My first word was “Book.” Not “Mama” or “Dada” but “BOOK.” Said in a firm, declarative tone while pointing to an example of the species. It was likely A Happy Man and His Dump Truck; apparently, I was as easy to entertain then as I am now.
When I said this single word that would, as it turned out, shape the rest of my existence, I wasn’t walking yet. I spoke early (very early) and walked late (rather late). Yet another example of nature over nurture. I only run when chased, but by God I’ve been a loudmouth since diapers.
I believe my first word was book because my parents were constantly holding the Things of Many Pages and Staring at Them for Hours On End. I think I picked up on the idea from a very early age that there was definitely something going on there worth knowing about.
So as soon as I could figure out letters into words and that whole Holding a Pencil Not In a Fist thing, I was off and running writing books. For the most part, I like all the things I’ve written. The story I wrote when I was six about how adults turn into monsters when children aren’t looking still haunts my father. If you knew my father, you’d understand it’s an accomplishment to haunt him with anything; his demons are louder than just about everybody’s and the ghosts of his past have more chains than ten Jacob Marleys. That porn story I wrote for my boyfriend when I was fourteen left him breathless and in need of some time in our basement without parental supervision. Who knew that virginal foray into fictionalized sex would be the first of thousands?
Now, granted, there’ve been some duds. There’ve been stories that were more dreams than linear plot lines. There have been some truly unoriginal gems in the mix. Like that one so cleverly entitled, “The Vampire and the Immortal.” Guess what that was about?
AF Henley: *peering up over his Stephen King novel* She has a point, kids, just bear with her.
Ignore him. He’s just always inevitably there. I’ve learned to live with it. There’s no excuse for him.
AF Henley: *raising wine glass* Damn right.
Anyway, the thread of my early life with words was this: I wrote, I liked it, and I might let, oh, one or two other people ever see what I wrote. I felt absolutely no calling to share the words with the masses. I didn’t need to become a writer. I was a writer. By the sheer fact of putting words on paper, I became a slinger of prose. And really, really bad poetry.
AF Henley: It wasn’t that bad.
Mmhm. You only fell asleep once or twice.
AF Henley: That one was like FORTY PAGES LONG. And there was no sex.
Moving along… Eventually, I skimmed Stephen King’s On Writing and I started running into other writers. Usually in English classes, which I tried to avoid by the time I was a junior in high school. English classes meant Shakespeare, and gods do I hate Shakespeare.
AF Henley: “To be or not to–”
*throws orange at Henley*
AF Henley: *ducking* …WHY the orange?
So these other writers–
AF Henley: No seriously, everything you can throw, and you choose produce? Like what in the hell was–
–had two traits that were previously not in my genetic makeup: they wanted to share their words and they hated them.
Which made no sense to me. But it seemed like the more somebody hated what they were doing, the more they wanted to share. Again, counter-intuitive, but there we go.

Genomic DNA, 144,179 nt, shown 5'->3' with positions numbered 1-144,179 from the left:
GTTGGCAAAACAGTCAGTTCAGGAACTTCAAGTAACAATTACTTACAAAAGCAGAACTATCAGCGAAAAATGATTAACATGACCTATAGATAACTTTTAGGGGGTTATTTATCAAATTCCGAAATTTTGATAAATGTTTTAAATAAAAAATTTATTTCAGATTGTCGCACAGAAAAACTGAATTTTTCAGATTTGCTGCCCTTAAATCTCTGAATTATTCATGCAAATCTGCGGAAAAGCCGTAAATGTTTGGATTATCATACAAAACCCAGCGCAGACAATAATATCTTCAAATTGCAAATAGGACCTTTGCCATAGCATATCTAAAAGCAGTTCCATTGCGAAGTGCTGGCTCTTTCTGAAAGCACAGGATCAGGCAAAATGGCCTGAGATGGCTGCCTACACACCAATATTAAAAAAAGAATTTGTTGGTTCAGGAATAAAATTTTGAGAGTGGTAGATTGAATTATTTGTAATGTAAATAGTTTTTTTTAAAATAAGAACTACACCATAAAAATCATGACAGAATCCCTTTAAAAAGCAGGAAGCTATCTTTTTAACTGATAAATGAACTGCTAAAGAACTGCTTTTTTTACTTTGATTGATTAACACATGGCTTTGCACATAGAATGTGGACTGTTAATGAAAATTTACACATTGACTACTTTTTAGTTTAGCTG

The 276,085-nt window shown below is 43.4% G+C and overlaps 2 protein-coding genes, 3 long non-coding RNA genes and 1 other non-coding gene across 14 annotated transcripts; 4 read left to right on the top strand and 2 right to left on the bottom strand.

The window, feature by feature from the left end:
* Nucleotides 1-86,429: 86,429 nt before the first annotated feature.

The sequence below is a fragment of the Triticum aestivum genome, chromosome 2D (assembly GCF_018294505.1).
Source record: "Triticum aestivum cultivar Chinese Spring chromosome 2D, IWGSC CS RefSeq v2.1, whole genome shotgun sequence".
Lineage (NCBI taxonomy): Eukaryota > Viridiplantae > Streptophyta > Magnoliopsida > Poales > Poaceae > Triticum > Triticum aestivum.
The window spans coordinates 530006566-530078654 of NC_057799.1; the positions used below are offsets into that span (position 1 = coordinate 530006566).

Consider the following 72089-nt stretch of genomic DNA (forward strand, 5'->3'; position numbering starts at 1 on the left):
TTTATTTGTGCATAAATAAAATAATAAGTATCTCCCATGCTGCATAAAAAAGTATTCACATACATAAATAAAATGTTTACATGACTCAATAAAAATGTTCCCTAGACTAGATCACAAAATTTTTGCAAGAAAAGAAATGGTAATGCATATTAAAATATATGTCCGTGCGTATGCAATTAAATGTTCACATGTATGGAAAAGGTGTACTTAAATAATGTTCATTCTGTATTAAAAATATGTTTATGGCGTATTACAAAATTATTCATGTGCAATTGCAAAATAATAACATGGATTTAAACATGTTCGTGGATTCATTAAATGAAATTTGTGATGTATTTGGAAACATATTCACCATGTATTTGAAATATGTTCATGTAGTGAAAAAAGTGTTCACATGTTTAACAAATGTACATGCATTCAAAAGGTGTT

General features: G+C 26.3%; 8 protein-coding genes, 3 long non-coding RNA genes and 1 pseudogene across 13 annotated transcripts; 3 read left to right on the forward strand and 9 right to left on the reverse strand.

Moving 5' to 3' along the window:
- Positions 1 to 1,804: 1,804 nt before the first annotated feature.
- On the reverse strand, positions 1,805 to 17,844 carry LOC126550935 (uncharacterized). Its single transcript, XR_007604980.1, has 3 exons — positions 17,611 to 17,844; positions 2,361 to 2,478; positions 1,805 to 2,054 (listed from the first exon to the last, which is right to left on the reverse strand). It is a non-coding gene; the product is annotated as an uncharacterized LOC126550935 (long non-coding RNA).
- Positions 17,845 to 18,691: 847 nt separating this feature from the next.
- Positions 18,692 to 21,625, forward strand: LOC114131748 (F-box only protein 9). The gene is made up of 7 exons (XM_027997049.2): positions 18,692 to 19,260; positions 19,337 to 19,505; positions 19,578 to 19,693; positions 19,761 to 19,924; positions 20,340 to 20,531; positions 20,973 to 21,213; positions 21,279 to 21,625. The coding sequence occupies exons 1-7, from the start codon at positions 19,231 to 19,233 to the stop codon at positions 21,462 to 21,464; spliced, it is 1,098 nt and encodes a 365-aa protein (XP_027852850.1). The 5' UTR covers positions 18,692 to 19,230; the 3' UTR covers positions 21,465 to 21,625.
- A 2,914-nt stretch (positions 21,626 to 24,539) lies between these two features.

AF Henley: *starts peeling the bruised orange*
The Hate But I Must concept made zero sense to me until one fateful day when I received a certain piece of mail. I was sixteen, I’d had some poetry published, and the piece of mail in question was a letter from a fiction magazine to whom I had submitted a horror story. I tore into it, read the (actually very kind and rather insightful) suggestions, the (gently phrased) rejection, and promptly locked myself in my bedroom and blared melancholy metal music (think Metallica).
Suddenly, I hated what I wrote. I locked some up, I burned some in effigy, I vowed never again to write certain kinds of stories again or submit them or share them, and the next time somebody in an English class also ignoring the Romeo and Juliet lecture asked me what I was working on, I caught myself saying, “Well, I was working on something, but it sucked. In fact, I hate it, now.”
And right there, surrounded by a sea of teenage apathy and angst, I had one hell of an epiphany: *I* liked my story. The magazine didn’t. But it didn’t take away the initial liking of said story. It merely buried it underneath a landslide of rejection woe.
That made me wonder if those other kids who were writing things and hating them had people in their lives — magazines, editors, parents, friends, siblings — telling them that their stuff stank. It made me wonder if that stuff stank before someone told those people that it did.
Which started me thinking about who in the hell was qualified to know what reeked like soiled diapers and what didn’t. How do you do this creation thing in a world that doesn’t like change or newness? How do you be original when everything’s been done by Egyptians about 3500 goddamned years ago? Do words beg to be read or heard? If so, by whom and how and why? At what point does one draw the line at compromising the words to make or meet other peoples’ standards? What is growth, what is better, and what is just difference of opinion?